NEW DELHI/MUMBAI: State-sponsored Chinese hackers may have targeted Indian power grids and ports with malware even as tensions along the Line of Actual Control (LAC) escalated, The New York Times said quoting a US cybersecurity firm's study, leading to doubts over the cause of the October 12 grid failure in Mumbai.
Recorded Future, a Massachusetts-based company, found a spike in malware in Indian government, defence and public sector organisations in the build up to the clashes along the LAC since May last year. According to it, the cyber attacks began in May and continued throughout the year. Recorded Future claims the intrusions have now significantly come down.
Apart from Recorded Future, cybersecurity firm Cyfirma claimed state-sponsored Chinese hackers had targeted IT systems of two Indian COVID vaccine manufacturers - Serum Institute of India and Bharat Biotech.
According to Cyfirma, Chinese group APT10, also known as Stone Panda, identified vulnerabilities in the IT infrastructure and supply chain software of Bharat Biotech and the Serum Institute of India (SII). Cyfirma Chief Executive told media that the real motive of the group was to exfiltrate IP addresses and gain a competitive advantage over Indian pharmaceutical firms.
The NYT report also claims that Indian authorities were alerted about the increase in deployment of malware and given technical details. Responding to the report, the Power Ministry on Monday said an email was received from CERT-In on November 19, 2020, on the threat of malware called Shadow Pad at some control centres of POSOCO. Accordingly, action was taken to address the threats.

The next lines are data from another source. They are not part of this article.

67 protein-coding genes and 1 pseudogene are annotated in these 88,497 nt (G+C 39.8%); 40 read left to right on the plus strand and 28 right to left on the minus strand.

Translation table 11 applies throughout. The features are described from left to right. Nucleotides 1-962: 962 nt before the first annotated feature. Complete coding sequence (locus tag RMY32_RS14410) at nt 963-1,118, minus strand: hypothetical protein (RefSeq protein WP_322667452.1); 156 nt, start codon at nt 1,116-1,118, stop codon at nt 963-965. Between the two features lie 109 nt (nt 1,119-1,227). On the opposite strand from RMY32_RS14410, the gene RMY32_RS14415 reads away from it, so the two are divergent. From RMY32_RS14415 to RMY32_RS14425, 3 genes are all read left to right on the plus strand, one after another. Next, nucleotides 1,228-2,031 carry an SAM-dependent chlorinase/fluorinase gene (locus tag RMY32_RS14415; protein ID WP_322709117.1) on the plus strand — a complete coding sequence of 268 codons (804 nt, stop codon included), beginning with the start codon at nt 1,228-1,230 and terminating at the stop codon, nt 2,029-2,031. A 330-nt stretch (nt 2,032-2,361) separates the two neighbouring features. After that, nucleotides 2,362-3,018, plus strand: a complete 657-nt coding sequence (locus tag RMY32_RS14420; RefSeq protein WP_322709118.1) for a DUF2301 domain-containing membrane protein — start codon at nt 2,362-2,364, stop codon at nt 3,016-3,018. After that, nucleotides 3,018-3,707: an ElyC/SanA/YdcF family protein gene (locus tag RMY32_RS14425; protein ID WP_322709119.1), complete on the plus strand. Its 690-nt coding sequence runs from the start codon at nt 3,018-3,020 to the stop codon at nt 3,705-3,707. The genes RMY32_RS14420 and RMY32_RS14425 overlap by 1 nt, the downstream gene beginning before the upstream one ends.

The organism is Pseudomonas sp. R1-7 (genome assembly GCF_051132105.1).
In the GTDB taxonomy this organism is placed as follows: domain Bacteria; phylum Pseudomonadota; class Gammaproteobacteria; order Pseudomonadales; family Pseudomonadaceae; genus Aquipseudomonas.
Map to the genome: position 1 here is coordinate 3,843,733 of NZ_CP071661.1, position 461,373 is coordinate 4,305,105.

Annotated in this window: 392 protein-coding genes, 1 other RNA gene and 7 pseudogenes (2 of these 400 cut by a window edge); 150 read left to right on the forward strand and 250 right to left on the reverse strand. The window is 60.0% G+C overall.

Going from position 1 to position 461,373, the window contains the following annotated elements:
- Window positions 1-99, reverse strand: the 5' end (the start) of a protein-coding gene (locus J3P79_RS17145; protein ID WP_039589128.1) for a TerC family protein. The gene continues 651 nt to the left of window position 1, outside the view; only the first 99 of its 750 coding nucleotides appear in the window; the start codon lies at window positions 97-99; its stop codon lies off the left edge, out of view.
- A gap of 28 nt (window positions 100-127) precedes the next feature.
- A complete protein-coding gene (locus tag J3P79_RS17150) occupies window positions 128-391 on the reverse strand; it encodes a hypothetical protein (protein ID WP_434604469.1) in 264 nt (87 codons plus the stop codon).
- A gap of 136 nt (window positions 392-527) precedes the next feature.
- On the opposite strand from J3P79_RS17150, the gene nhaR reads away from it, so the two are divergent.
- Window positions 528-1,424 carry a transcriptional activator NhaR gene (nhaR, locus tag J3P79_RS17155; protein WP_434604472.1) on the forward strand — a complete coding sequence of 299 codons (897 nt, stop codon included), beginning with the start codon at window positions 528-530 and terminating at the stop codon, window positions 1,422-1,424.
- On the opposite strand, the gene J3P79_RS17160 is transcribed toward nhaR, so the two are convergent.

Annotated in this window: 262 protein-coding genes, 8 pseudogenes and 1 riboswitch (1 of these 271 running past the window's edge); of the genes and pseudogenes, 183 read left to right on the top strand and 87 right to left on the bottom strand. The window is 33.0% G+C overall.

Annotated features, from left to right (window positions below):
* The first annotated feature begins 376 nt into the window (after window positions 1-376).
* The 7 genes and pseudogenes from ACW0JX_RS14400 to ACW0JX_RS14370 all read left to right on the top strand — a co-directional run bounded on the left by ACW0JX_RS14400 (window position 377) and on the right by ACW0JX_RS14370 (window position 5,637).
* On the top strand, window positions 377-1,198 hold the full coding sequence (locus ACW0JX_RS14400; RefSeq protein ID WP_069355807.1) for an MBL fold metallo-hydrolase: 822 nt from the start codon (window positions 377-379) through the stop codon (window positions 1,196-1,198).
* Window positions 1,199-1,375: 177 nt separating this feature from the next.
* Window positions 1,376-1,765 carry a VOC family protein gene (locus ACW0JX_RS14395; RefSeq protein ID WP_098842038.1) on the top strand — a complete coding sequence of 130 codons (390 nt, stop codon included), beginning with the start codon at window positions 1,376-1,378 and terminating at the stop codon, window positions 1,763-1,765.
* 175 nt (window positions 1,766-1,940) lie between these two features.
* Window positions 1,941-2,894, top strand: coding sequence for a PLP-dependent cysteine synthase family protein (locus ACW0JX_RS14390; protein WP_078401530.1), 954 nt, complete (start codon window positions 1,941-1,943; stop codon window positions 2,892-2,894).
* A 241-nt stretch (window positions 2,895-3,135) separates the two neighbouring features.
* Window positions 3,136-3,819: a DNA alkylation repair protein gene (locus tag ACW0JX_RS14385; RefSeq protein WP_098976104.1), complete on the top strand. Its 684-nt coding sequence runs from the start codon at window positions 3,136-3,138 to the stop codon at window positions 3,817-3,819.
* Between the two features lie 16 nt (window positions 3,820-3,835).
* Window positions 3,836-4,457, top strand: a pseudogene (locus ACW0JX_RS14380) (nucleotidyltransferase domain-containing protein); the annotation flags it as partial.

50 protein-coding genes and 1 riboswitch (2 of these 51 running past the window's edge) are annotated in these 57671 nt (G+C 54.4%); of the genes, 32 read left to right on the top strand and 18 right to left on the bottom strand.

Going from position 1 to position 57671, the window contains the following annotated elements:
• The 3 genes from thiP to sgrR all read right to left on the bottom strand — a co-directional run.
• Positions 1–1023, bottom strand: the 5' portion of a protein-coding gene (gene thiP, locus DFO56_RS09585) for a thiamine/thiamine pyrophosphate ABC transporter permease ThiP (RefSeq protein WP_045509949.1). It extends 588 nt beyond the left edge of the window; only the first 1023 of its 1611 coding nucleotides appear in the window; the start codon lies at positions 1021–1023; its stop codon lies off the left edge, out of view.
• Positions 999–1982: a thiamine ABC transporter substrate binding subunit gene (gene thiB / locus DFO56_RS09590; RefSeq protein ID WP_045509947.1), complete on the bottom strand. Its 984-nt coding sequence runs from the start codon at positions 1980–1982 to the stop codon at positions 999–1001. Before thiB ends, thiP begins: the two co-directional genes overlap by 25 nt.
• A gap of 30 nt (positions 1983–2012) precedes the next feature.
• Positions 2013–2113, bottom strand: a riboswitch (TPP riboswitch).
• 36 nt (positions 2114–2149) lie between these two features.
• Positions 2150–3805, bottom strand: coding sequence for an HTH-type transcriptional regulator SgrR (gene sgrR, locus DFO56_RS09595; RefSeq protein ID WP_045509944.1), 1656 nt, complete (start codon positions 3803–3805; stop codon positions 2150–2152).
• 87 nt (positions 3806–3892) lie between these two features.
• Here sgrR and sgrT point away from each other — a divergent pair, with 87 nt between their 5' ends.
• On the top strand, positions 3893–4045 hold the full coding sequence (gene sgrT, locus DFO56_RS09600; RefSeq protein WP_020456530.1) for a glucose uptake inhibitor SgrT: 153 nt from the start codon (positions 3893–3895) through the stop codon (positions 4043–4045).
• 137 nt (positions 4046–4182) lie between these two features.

"NCIIPC informed through mail on February 12 about a state-sponsored Chinese hacker group Red Echo targeting Indian Power sector's Regional Load Dispatch Centres along with State Load Dispatch Centres," the ministry said, adding that all systems in control centres were scanned and cleaned by an anti-virus tool.
The report quoted Recorded Future COO Stuart Solomon saying that Red Echo was observed to systematically use cyber intrusion techniques to gain foothold in nearly a dozen critical nodes across the Indian power generation and transmission infrastructure. "Recorded Future identified 21 IP addresses targeting 10 power organisations and two seaports - the VO Chidambaranar Port and Mumbai Port Trust," it added.
Meanwhile, the Maharashtra government ordered an inquiry into the alleged intrusion. Home minister Anil Deshmukh said the cyber cell was asked to submit a report. "We have taken cognisance of media reports and have decided to conduct a thorough inquiry into the cyberattack by China," he said.
Maharashtra Home minister Anil Deshmukh said that the 8 GB foreign server data may have transferred into the Maharashtra State Electricity Board serve system to sabotage the financial capital's power supply. He said as per their cyber department's detailed report some black-listed internet addresses are being used to login in MSEB’s server system to disturb Mumbai’s power supply in October of last year.
"American's Recorded Future, a Massachusetts-based company in its future network analysis report claimed that China might have introduced some viruses in MSEB system and Mumbai's electric infrastructure. We cannot rule out the foul play by China behind this unprecedented outage in Mumbai," Deshmukh said.
Beijing calls US firm's report irresponsible
The Chinese foreign ministry termed the report irresponsible. "Speculation and fabrication have no role to play on the issue of cyber attacks. It is irresponsible to accuse a particular party when there is no sufficient evidence," foreign ministry spokesperson Wang Wenbin said.